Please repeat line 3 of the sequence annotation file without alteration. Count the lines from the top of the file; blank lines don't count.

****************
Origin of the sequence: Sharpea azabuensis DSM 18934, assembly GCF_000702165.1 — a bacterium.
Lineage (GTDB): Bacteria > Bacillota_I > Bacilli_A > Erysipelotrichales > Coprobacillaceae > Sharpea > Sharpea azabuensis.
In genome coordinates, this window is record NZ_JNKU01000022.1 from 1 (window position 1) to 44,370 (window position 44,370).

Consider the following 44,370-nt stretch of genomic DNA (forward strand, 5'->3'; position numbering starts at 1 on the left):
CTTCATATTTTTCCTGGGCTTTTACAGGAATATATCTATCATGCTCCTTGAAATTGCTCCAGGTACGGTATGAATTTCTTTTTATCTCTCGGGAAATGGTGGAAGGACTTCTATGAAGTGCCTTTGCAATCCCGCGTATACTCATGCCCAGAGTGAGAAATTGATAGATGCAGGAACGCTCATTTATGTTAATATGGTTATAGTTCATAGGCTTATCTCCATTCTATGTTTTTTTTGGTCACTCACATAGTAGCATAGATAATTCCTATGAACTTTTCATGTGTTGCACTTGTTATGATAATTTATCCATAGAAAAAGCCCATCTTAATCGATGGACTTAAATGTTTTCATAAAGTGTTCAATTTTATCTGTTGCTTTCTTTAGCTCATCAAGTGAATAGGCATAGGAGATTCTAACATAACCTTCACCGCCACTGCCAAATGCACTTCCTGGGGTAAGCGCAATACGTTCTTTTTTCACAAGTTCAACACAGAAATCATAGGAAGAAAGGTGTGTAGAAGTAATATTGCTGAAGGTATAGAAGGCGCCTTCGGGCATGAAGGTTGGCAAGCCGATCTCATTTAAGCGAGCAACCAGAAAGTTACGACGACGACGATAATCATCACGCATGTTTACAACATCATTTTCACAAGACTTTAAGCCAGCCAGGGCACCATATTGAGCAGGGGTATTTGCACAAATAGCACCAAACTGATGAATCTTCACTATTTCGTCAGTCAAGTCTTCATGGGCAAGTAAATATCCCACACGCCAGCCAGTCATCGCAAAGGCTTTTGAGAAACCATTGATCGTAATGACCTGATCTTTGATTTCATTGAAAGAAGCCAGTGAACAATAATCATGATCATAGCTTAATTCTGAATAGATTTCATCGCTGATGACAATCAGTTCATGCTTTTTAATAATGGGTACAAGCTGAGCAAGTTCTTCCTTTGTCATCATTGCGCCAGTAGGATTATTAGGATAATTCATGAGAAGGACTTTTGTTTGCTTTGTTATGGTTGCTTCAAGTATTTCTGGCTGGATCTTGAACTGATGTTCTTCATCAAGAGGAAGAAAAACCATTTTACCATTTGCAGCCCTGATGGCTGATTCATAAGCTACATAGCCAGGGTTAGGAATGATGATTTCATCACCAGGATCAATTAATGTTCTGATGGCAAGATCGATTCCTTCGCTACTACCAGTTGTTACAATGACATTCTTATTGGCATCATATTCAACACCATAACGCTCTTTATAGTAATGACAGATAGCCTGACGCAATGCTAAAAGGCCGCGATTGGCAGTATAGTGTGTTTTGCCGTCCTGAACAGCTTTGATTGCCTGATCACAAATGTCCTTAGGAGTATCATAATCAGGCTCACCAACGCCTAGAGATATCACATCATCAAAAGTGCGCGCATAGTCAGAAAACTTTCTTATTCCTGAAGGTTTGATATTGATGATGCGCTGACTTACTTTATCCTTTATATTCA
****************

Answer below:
In genome coordinates, this window is record NZ_JNKU01000022.1 from 1 (window position 1) to 44,370 (window position 44,370).